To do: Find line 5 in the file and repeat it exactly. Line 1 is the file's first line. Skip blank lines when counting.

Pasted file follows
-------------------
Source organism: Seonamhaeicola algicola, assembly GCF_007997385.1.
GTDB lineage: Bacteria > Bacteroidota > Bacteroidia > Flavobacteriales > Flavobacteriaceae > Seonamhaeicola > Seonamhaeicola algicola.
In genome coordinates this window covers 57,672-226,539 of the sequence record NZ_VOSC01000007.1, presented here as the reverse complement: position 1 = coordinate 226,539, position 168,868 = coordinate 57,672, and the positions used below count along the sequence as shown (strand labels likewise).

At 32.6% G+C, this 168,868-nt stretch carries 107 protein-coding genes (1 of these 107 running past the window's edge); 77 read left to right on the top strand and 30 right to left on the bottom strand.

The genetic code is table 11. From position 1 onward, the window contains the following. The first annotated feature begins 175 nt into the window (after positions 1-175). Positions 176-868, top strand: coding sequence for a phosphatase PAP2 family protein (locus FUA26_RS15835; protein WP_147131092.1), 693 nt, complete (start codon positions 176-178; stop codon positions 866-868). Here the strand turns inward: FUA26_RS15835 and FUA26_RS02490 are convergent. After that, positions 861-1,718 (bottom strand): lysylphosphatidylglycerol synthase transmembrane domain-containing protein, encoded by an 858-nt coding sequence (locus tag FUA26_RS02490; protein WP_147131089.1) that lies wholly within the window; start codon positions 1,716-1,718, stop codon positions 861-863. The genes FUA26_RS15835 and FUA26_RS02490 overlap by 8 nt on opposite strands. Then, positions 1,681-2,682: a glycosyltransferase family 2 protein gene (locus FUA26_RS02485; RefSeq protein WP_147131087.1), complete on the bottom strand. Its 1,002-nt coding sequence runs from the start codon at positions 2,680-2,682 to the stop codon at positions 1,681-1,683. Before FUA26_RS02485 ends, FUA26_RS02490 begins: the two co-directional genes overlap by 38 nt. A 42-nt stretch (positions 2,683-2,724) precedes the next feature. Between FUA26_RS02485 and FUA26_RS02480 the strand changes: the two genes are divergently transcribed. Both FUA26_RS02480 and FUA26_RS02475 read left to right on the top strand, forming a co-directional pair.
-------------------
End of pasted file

The genetic code is table 11. From position 1 onward, the window contains the following. The first annotated feature begins 175 nt into the window (after positions 1-175). Positions 176-868, top strand: coding sequence for a phosphatase PAP2 family protein (locus FUA26_RS15835; protein WP_147131092.1), 693 nt, complete (start codon positions 176-178; stop codon positions 866-868). Here the strand turns inward: FUA26_RS15835 and FUA26_RS02490 are convergent. After that, positions 861-1,718 (bottom strand): lysylphosphatidylglycerol synthase transmembrane domain-containing protein, encoded by an 858-nt coding sequence (locus tag FUA26_RS02490; protein WP_147131089.1) that lies wholly within the window; start codon positions 1,716-1,718, stop codon positions 861-863. The genes FUA26_RS15835 and FUA26_RS02490 overlap by 8 nt on opposite strands. Then, positions 1,681-2,682: a glycosyltransferase family 2 protein gene (locus FUA26_RS02485; RefSeq protein WP_147131087.1), complete on the bottom strand. Its 1,002-nt coding sequence runs from the start codon at positions 2,680-2,682 to the stop codon at positions 1,681-1,683. Before FUA26_RS02485 ends, FUA26_RS02490 begins: the two co-directional genes overlap by 38 nt. A 42-nt stretch (positions 2,683-2,724) precedes the next feature. Between FUA26_RS02485 and FUA26_RS02480 the strand changes: the two genes are divergently transcribed. Both FUA26_RS02480 and FUA26_RS02475 read left to right on the top strand, forming a co-directional pair.